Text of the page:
Posted by Nicky Drayden on Jan 7, 2010 in Reviews
Author Website: http://www.eilisoneal.com
Published by: Fantasy Magazine, January 4, 2010
The Wing Collection is a delightfully creepy story about Emily and her cousin Jeffery, who has recently come to live with Emily and her parents. Jeffery is a bookworm, and Emily is decidedly not, but they put their differences aside after school one day when they come across a magnificent storefront that houses an impressive display of disembodied wings. The wings vary in size and type, coming from birds and bats and insects, including some suspicious specimens that belong to endangered species.
The wings become Jeffery’s obsession, though Emily tags along on their frequent trips to the shop, not sure what to make of her cousin and his odd behavior. She takes it easy on Jeffery though, since he’s dealing with recent abandonment issues, but when his reading habits shifts suddenly to the occult, Emily decides she can no longer let Jeffrey keep his secrets to himself.
Reading this story is like opening up a series decorated gift boxes, each one bigger and more mysterious. Its characters are both approachable, and I enjoyed seeing Jeffery through Emily’s eyes and I shared in her interest to find out what made her strange cousin tick. The stakes rise constantly in this story, starting off with the odd store and its even odder owner. Then when Jeffrey gets the idea to start dabbling in magic, suddenly the sky is the limit, and the anticipation of what’s to come really builds.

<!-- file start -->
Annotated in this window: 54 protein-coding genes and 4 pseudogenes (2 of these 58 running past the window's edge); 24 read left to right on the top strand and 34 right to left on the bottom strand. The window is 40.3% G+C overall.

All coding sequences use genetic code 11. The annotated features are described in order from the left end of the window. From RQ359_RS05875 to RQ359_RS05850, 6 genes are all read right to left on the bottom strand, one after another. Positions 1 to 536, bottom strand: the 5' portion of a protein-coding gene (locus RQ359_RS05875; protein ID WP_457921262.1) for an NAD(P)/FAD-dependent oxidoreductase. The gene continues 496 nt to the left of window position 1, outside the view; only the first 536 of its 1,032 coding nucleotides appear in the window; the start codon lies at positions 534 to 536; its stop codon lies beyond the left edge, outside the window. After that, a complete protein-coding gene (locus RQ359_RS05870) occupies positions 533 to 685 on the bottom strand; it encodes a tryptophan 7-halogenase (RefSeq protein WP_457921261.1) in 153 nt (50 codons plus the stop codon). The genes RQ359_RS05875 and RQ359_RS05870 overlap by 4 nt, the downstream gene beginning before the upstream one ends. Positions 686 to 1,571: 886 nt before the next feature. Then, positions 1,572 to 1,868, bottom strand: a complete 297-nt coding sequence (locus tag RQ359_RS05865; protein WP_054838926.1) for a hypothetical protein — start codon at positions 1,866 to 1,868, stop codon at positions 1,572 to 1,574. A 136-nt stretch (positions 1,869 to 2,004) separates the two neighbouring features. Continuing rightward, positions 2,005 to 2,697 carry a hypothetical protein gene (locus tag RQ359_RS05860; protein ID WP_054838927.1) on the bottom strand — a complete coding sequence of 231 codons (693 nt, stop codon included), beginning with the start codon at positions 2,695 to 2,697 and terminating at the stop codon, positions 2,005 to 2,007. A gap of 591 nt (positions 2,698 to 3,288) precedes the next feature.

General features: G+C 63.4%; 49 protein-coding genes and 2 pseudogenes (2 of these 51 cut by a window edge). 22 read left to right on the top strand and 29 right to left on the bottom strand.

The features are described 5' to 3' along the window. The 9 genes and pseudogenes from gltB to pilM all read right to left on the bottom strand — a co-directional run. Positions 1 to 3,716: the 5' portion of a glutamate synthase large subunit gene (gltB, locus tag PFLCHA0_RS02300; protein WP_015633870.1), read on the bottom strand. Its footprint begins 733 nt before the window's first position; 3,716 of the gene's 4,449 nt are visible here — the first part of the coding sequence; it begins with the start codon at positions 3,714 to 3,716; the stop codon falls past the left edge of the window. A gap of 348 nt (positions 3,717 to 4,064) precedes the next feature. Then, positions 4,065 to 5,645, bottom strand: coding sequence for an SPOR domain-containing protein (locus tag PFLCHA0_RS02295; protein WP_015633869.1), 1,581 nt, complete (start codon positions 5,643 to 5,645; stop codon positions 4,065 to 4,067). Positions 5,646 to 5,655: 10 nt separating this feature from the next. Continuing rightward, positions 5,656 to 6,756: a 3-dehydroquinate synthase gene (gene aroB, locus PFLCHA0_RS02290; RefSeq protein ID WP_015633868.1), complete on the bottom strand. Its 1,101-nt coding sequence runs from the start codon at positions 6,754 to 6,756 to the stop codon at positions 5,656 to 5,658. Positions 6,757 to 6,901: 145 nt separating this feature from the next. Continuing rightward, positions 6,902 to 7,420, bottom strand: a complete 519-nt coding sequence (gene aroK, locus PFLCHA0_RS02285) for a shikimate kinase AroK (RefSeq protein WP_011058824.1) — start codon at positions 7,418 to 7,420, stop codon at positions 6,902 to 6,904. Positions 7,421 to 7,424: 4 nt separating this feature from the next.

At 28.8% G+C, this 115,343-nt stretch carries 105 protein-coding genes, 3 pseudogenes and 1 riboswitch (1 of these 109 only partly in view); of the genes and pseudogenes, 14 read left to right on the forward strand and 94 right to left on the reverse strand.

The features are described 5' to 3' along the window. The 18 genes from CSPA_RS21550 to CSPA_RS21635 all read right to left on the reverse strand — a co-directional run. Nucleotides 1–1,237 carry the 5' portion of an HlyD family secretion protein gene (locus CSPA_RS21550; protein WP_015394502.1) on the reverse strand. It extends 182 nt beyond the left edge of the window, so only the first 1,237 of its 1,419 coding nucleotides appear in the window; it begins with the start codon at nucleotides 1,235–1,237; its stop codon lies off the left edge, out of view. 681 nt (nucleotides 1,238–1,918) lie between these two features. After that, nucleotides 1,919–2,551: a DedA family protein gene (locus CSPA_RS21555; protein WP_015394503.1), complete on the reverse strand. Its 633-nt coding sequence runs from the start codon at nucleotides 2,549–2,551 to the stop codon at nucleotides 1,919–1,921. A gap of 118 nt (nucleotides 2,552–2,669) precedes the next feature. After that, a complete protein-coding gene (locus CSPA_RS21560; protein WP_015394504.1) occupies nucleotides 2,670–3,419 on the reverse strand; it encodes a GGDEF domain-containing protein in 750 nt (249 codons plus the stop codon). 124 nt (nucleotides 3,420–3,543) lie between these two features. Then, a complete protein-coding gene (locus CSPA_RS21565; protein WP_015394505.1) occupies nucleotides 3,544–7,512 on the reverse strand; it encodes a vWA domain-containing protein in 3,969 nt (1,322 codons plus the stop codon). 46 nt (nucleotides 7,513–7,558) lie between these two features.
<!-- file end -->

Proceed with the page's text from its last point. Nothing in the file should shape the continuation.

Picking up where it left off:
The importance of physical objects stood out to me in this piece: the postcards, the feather, the books. Each packed a lot of emotion to be such small things, and it’s obvious how important they are to the characters. I think this physicality came into play in the absence of emotional relationships between the characters. Emily was on the verge of connecting to Jeffery as a real person with her almost accepting him as family, but I got the sense that Jeffery was too focused on finding his mother to reciprocate that feeling.
I think the ending worked for me, as ambiguous as it was. It disappointed me some as I read, but after pondering it for a day, it’s starting to grow on me. The image of the postcards is effectively repeated here, and the story’s focus shifts to Emily and her interpretations of what she meant to Jeffrey. She’s living in the aftermath of his disappearance, which has a direct impact on her own life, and still she keeps his secrets. It’s sort of sweet, sentimental, and deep in a way that encourages the reader to think through the story again.
If there’s one thing to learn from this piece (and there’s a lot more than one, but I’m just saying…) it’s how the author structures the scenes, building up suspense and mystery, then ending the scene on a tease. She shows us the pretty box, then lets us shake it, maybe take a peek, but you’ve got to keep reading to find out what exactly is inside.
Posted by Nicky Drayden on Jan 7, 2010 in Reviews
Author Website: http://thebeardedlady.wordpress.com
Published by: Strange Horizons, December 21st, 2009